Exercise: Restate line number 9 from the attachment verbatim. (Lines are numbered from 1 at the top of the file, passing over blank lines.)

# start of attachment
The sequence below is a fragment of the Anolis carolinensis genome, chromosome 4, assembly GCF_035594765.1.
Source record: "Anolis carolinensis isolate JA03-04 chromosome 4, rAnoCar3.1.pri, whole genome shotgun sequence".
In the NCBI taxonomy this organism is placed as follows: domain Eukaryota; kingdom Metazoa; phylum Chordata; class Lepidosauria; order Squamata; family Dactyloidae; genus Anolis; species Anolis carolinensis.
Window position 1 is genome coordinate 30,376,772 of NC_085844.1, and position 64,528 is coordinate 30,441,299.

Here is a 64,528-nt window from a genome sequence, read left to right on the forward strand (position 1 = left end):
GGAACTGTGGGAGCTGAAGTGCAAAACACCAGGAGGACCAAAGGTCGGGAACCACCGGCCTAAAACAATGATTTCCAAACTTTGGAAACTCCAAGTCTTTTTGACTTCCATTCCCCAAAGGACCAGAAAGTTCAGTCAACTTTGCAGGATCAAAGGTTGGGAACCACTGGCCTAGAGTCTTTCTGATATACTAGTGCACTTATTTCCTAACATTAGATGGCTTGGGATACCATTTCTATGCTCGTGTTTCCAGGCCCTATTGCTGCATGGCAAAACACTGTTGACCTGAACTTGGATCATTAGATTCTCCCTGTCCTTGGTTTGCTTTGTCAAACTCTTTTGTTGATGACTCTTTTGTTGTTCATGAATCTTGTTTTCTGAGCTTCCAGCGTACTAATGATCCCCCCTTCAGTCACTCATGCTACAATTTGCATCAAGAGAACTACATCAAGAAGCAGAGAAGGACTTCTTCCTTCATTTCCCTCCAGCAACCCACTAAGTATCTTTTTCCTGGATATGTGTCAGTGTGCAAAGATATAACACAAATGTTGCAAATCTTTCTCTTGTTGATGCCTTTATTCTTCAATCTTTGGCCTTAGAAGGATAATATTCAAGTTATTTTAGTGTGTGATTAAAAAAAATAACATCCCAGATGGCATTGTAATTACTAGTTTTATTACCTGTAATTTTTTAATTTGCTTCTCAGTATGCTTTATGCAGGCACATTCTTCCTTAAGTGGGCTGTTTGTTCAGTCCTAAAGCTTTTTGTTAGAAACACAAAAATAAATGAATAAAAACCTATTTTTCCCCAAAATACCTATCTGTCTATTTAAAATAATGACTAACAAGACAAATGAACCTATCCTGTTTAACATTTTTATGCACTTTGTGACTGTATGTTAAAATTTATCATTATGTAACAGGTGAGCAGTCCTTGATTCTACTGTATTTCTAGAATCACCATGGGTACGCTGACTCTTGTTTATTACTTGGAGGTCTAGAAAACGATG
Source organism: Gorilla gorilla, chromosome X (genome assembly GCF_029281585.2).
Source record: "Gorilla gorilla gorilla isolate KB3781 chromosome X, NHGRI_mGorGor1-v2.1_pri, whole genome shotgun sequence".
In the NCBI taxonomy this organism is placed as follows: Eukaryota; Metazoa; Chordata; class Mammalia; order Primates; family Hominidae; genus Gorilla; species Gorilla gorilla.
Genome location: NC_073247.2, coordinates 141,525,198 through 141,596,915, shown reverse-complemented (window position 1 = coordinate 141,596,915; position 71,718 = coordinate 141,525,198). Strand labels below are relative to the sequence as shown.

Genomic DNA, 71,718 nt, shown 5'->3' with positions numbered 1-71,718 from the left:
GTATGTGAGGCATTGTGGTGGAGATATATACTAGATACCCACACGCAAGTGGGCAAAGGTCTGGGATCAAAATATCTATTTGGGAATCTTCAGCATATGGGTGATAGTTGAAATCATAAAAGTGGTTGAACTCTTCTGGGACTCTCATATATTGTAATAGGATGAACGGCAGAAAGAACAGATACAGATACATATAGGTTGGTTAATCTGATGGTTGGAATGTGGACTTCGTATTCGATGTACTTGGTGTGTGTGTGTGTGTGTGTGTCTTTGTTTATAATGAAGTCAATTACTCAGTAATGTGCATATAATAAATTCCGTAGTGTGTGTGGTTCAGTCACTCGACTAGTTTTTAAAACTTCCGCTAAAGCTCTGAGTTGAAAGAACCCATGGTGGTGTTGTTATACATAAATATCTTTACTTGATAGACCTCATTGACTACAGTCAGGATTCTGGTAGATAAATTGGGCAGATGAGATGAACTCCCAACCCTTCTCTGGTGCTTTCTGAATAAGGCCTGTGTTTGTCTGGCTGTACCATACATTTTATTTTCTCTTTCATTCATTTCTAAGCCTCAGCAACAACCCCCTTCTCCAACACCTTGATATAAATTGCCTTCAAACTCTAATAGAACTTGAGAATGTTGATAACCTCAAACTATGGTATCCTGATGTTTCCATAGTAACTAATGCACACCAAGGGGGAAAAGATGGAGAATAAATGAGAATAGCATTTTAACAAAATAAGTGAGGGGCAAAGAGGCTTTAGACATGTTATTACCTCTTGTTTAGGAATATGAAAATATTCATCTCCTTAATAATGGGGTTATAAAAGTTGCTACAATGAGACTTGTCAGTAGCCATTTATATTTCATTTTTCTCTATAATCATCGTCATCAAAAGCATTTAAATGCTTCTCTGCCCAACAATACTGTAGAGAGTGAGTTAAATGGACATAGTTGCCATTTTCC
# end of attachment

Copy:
In the NCBI taxonomy this organism is placed as follows: Eukaryota; Metazoa; Chordata; class Mammalia; order Primates; family Hominidae; genus Gorilla; species Gorilla gorilla.